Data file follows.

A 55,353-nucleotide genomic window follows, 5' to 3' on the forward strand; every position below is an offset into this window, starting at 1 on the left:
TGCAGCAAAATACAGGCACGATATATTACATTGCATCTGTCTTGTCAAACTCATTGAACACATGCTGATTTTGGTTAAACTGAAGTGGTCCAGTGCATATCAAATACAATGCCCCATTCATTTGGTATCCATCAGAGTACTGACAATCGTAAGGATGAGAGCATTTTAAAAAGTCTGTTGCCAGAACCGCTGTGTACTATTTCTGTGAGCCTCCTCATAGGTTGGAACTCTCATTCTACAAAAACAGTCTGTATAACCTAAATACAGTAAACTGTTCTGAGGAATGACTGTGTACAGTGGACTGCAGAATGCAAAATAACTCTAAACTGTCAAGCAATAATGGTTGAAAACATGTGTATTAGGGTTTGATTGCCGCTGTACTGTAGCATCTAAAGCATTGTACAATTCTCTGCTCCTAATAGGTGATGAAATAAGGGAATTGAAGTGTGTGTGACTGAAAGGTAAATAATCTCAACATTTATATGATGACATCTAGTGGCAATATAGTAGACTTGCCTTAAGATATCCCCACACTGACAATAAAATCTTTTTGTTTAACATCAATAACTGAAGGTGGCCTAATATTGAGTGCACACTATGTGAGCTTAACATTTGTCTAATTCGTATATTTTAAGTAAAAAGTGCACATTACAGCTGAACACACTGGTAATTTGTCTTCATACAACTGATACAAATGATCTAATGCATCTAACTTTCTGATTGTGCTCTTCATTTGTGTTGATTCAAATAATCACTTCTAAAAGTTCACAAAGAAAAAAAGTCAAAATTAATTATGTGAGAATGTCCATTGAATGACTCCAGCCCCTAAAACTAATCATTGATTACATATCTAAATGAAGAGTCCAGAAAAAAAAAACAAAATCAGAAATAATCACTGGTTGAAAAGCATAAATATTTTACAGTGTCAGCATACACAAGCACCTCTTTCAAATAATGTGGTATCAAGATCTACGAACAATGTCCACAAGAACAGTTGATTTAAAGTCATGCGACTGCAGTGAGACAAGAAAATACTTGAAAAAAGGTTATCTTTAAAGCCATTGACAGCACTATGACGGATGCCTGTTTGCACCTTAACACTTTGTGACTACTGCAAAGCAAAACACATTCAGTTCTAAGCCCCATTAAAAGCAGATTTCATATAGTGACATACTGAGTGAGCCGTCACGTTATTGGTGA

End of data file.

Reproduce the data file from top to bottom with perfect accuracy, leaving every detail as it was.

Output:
A 55,353-nucleotide genomic window follows, 5' to 3' on the forward strand; every position below is an offset into this window, starting at 1 on the left:
TGCAGCAAAATACAGGCACGATATATTACATTGCATCTGTCTTGTCAAACTCATTGAACACATGCTGATTTTGGTTAAACTGAAGTGGTCCAGTGCATATCAAATACAATGCCCCATTCATTTGGTATCCATCAGAGTACTGACAATCGTAAGGATGAGAGCATTTTAAAAAGTCTGTTGCCAGAACCGCTGTGTACTATTTCTGTGAGCCTCCTCATAGGTTGGAACTCTCATTCTACAAAAACAGTCTGTATAACCTAAATACAGTAAACTGTTCTGAGGAATGACTGTGTACAGTGGACTGCAGAATGCAAAATAACTCTAAACTGTCAAGCAATAATGGTTGAAAACATGTGTATTAGGGTTTGATTGCCGCTGTACTGTAGCATCTAAAGCATTGTACAATTCTCTGCTCCTAATAGGTGATGAAATAAGGGAATTGAAGTGTGTGTGACTGAAAGGTAAATAATCTCAACATTTATATGATGACATCTAGTGGCAATATAGTAGACTTGCCTTAAGATATCCCCACACTGACAATAAAATCTTTTTGTTTAACATCAATAACTGAAGGTGGCCTAATATTGAGTGCACACTATGTGAGCTTAACATTTGTCTAATTCGTATATTTTAAGTAAAAAGTGCACATTACAGCTGAACACACTGGTAATTTGTCTTCATACAACTGATACAAATGATCTAATGCATCTAACTTTCTGATTGTGCTCTTCATTTGTGTTGATTCAAATAATCACTTCTAAAAGTTCACAAAGAAAAAAAGTCAAAATTAATTATGTGAGAATGTCCATTGAATGACTCCAGCCCCTAAAACTAATCATTGATTACATATCTAAATGAAGAGTCCAGAAAAAAAAAACAAAATCAGAAATAATCACTGGTTGAAAAGCATAAATATTTTACAGTGTCAGCATACACAAGCACCTCTTTCAAATAATGTGGTATCAAGATCTACGAACAATGTCCACAAGAACAGTTGATTTAAAGTCATGCGACTGCAGTGAGACAAGAAAATACTTGAAAAAAGGTTATCTTTAAAGCCATTGACAGCACTATGACGGATGCCTGTTTGCACCTTAACACTTTGTGACTACTGCAAAGCAAAACACATTCAGTTCTAAGCCCCATTAAAAGCAGATTTCATATAGTGACATACTGAGTGAGCCGTCACGTTATTGGTGA